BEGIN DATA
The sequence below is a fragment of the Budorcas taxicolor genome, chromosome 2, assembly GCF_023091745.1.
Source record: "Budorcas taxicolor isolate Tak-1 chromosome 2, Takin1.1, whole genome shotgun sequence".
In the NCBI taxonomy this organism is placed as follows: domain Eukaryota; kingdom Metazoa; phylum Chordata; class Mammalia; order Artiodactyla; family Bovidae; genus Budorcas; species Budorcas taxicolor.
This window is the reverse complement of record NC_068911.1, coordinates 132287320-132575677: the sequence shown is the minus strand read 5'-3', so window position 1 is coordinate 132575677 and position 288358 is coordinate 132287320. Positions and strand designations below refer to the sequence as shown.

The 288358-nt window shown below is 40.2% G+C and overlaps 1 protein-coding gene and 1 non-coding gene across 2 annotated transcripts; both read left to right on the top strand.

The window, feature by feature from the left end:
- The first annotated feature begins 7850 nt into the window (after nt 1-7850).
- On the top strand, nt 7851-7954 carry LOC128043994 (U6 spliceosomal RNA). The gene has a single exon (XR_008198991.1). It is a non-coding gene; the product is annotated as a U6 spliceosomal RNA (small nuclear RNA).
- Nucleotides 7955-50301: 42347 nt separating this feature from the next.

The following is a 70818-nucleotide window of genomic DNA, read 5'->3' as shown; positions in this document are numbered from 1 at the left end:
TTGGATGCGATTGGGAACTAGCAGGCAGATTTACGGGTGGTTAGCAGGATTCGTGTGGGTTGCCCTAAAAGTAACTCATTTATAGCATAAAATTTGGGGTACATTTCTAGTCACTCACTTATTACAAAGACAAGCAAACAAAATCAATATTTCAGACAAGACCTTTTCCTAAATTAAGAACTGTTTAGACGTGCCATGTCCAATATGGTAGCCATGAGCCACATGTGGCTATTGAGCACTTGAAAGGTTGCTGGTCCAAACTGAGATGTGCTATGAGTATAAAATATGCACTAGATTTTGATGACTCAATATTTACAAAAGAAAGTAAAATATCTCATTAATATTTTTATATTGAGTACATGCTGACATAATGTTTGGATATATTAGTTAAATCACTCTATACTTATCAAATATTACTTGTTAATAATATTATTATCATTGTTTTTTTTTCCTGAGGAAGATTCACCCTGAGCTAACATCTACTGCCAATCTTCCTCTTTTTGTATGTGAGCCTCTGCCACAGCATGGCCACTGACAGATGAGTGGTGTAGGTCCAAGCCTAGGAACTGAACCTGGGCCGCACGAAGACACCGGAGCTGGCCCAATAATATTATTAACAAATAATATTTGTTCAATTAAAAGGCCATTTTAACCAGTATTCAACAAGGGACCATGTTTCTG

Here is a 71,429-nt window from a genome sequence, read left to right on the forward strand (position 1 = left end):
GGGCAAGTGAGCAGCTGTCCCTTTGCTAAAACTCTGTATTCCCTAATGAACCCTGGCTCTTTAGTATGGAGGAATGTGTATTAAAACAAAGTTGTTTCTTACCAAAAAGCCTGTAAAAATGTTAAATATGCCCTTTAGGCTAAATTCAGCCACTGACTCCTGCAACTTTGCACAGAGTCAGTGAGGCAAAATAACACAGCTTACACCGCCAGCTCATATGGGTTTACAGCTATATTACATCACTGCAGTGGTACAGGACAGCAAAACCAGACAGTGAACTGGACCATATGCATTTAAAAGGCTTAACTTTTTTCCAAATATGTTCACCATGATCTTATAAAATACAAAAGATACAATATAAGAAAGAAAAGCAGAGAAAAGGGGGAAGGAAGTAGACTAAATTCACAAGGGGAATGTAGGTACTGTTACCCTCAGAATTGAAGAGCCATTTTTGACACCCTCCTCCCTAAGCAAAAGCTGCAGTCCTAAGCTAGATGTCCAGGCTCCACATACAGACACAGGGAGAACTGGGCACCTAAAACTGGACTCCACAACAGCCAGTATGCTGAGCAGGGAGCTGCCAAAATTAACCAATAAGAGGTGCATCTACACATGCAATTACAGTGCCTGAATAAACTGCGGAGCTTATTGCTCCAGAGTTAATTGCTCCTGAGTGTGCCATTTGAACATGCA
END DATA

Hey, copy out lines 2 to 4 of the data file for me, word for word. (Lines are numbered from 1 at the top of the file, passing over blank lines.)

Source record: "Budorcas taxicolor isolate Tak-1 chromosome 2, Takin1.1, whole genome shotgun sequence".
In the NCBI taxonomy this organism is placed as follows: domain Eukaryota; kingdom Metazoa; phylum Chordata; class Mammalia; order Artiodactyla; family Bovidae; genus Budorcas; species Budorcas taxicolor.
This window is the reverse complement of record NC_068911.1, coordinates 132287320-132575677: the sequence shown is the minus strand read 5'-3', so window position 1 is coordinate 132575677 and position 288358 is coordinate 132287320. Positions and strand designations below refer to the sequence as shown.